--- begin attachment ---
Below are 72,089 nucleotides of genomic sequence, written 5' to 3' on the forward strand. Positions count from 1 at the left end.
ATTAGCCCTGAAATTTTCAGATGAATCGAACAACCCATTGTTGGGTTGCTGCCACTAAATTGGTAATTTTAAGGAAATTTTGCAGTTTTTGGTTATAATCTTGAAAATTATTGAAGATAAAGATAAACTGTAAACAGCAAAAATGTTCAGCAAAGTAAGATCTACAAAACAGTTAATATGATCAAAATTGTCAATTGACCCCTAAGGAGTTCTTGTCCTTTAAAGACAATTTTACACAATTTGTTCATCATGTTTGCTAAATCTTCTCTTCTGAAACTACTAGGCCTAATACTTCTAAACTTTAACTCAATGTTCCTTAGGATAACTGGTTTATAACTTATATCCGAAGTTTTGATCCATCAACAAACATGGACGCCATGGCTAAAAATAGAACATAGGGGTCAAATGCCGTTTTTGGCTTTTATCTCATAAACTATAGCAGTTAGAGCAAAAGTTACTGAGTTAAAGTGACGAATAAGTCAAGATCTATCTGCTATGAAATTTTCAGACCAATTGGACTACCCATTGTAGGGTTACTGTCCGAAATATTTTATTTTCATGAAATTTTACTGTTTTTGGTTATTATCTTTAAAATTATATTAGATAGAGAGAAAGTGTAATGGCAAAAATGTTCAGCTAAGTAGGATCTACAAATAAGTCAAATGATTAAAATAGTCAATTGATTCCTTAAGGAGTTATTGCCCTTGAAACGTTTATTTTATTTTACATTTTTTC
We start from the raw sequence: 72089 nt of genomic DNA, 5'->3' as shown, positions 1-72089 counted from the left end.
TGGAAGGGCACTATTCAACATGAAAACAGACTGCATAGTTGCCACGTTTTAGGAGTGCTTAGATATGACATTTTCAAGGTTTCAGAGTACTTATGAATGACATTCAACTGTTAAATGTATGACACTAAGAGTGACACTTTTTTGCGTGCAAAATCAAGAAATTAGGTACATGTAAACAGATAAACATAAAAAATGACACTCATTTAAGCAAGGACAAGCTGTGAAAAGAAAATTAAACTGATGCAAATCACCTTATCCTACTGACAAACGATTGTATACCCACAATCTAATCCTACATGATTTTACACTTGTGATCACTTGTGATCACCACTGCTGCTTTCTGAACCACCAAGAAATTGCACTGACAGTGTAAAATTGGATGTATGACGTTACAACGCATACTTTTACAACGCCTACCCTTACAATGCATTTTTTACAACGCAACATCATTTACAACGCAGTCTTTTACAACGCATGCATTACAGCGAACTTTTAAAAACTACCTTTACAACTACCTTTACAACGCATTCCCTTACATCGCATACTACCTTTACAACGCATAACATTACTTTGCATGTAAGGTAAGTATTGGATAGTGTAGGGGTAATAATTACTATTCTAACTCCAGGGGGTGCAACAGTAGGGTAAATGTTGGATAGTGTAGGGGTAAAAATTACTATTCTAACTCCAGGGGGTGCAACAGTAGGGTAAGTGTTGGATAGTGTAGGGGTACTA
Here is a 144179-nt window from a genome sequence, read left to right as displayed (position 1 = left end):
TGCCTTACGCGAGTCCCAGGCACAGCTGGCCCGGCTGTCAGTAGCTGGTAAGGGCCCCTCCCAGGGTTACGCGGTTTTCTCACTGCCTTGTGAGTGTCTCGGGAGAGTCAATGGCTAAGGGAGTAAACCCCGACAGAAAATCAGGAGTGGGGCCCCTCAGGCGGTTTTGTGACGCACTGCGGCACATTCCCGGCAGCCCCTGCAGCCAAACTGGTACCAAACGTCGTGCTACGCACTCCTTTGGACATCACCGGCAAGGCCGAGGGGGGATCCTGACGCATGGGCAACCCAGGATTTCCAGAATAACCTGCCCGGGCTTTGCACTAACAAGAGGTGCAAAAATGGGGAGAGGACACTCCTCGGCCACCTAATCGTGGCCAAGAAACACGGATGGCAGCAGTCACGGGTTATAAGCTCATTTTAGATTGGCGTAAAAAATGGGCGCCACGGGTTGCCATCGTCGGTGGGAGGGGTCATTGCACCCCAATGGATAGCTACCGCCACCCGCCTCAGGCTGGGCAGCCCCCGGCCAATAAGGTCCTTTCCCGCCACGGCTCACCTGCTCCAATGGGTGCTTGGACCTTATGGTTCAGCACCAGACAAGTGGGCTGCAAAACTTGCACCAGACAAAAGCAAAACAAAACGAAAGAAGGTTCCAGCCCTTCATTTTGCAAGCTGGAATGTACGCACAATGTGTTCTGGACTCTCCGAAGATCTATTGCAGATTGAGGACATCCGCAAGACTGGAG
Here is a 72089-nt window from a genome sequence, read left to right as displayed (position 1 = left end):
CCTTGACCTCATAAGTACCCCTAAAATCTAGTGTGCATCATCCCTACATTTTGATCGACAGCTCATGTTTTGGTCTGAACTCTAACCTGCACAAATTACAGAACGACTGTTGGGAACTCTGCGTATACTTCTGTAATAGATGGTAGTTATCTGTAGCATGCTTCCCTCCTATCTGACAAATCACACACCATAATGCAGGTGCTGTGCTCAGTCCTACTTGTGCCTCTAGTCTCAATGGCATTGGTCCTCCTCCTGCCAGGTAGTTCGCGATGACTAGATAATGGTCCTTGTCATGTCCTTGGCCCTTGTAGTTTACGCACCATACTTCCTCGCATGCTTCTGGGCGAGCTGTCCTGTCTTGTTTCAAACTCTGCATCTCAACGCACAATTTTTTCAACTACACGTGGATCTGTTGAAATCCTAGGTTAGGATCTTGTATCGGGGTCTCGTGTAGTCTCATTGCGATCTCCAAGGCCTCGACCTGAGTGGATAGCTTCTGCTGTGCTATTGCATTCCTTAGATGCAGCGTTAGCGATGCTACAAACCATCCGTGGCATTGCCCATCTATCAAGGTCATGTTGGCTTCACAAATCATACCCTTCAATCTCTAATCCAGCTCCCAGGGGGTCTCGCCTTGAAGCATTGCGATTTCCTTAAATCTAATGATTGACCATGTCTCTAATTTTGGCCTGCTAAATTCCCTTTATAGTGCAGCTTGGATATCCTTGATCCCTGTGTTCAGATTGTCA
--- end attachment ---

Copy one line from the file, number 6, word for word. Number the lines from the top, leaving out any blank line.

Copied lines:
TGCCTTACGCGAGTCCCAGGCACAGCTGGCCCGGCTGTCAGTAGCTGGTAAGGGCCCCTCCCAGGGTTACGCGGTTTTCTCACTGCCTTGTGAGTGTCTCGGGAGAGTCAATGGCTAAGGGAGTAAACCCCGACAGAAAATCAGGAGTGGGGCCCCTCAGGCGGTTTTGTGACGCACTGCGGCACATTCCCGGCAGCCCCTGCAGCCAAACTGGTACCAAACGTCGTGCTACGCACTCCTTTGGACATCACCGGCAAGGCCGAGGGGGGATCCTGACGCATGGGCAACCCAGGATTTCCAGAATAACCTGCCCGGGCTTTGCACTAACAAGAGGTGCAAAAATGGGGAGAGGACACTCCTCGGCCACCTAATCGTGGCCAAGAAACACGGATGGCAGCAGTCACGGGTTATAAGCTCATTTTAGATTGGCGTAAAAAATGGGCGCCACGGGTTGCCATCGTCGGTGGGAGGGGTCATTGCACCCCAATGGATAGCTACCGCCACCCGCCTCAGGCTGGGCAGCCCCCGGCCAATAAGGTCCTTTCCCGCCACGGCTCACCTGCTCCAATGGGTGCTTGGACCTTATGGTTCAGCACCAGACAAGTGGGCTGCAAAACTTGCACCAGACAAAAGCAAAACAAAACGAAAGAAGGTTCCAGCCCTTCATTTTGCAAGCTGGAATGTACGCACAATGTGTTCTGGACTCTCCGAAGATCTATTGCAGATTGAGGACATCCGCAAGACTGGAG